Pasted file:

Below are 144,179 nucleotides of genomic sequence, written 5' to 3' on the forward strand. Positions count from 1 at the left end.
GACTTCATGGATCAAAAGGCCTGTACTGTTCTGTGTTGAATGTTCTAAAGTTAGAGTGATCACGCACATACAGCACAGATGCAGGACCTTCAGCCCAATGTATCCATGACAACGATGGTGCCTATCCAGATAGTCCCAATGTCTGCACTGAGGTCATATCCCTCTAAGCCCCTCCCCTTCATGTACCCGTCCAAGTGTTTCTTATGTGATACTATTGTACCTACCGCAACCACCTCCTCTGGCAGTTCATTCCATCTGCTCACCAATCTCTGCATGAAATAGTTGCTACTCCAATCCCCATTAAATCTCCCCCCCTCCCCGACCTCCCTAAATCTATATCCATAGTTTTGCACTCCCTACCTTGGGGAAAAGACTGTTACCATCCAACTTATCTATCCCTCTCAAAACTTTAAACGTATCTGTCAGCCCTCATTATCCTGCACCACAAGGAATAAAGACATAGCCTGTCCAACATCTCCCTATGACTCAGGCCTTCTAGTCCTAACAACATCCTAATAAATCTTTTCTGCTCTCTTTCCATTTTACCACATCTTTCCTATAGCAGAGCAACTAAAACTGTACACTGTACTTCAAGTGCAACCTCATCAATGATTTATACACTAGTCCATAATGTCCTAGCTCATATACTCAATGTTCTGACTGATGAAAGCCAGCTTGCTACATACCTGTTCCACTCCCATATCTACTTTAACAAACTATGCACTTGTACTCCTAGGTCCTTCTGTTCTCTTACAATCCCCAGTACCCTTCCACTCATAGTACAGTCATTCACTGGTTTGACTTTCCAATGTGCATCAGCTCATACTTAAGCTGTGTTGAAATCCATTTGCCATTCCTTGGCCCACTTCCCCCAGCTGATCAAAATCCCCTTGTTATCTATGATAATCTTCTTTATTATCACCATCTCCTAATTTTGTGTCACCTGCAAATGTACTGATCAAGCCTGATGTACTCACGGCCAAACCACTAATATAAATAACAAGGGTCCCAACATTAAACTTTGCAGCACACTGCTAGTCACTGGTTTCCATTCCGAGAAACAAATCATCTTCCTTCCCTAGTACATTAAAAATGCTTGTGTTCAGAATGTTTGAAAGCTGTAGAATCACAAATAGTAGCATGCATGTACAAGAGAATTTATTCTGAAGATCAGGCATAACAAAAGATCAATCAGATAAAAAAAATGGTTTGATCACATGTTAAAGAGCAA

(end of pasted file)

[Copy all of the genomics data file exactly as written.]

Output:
Below are 144,179 nucleotides of genomic sequence, written 5' to 3' on the forward strand. Positions count from 1 at the left end.
GACTTCATGGATCAAAAGGCCTGTACTGTTCTGTGTTGAATGTTCTAAAGTTAGAGTGATCACGCACATACAGCACAGATGCAGGACCTTCAGCCCAATGTATCCATGACAACGATGGTGCCTATCCAGATAGTCCCAATGTCTGCACTGAGGTCATATCCCTCTAAGCCCCTCCCCTTCATGTACCCGTCCAAGTGTTTCTTATGTGATACTATTGTACCTACCGCAACCACCTCCTCTGGCAGTTCATTCCATCTGCTCACCAATCTCTGCATGAAATAGTTGCTACTCCAATCCCCATTAAATCTCCCCCCCTCCCCGACCTCCCTAAATCTATATCCATAGTTTTGCACTCCCTACCTTGGGGAAAAGACTGTTACCATCCAACTTATCTATCCCTCTCAAAACTTTAAACGTATCTGTCAGCCCTCATTATCCTGCACCACAAGGAATAAAGACATAGCCTGTCCAACATCTCCCTATGACTCAGGCCTTCTAGTCCTAACAACATCCTAATAAATCTTTTCTGCTCTCTTTCCATTTTACCACATCTTTCCTATAGCAGAGCAACTAAAACTGTACACTGTACTTCAAGTGCAACCTCATCAATGATTTATACACTAGTCCATAATGTCCTAGCTCATATACTCAATGTTCTGACTGATGAAAGCCAGCTTGCTACATACCTGTTCCACTCCCATATCTACTTTAACAAACTATGCACTTGTACTCCTAGGTCCTTCTGTTCTCTTACAATCCCCAGTACCCTTCCACTCATAGTACAGTCATTCACTGGTTTGACTTTCCAATGTGCATCAGCTCATACTTAAGCTGTGTTGAAATCCATTTGCCATTCCTTGGCCCACTTCCCCCAGCTGATCAAAATCCCCTTGTTATCTATGATAATCTTCTTTATTATCACCATCTCCTAATTTTGTGTCACCTGCAAATGTACTGATCAAGCCTGATGTACTCACGGCCAAACCACTAATATAAATAACAAGGGTCCCAACATTAAACTTTGCAGCACACTGCTAGTCACTGGTTTCCATTCCGAGAAACAAATCATCTTCCTTCCCTAGTACATTAAAAATGCTTGTGTTCAGAATGTTTGAAAGCTGTAGAATCACAAATAGTAGCATGCATGTACAAGAGAATTTATTCTGAAGATCAGGCATAACAAAAGATCAATCAGATAAAAAAAATGGTTTGATCACATGTTAAAGAGCAA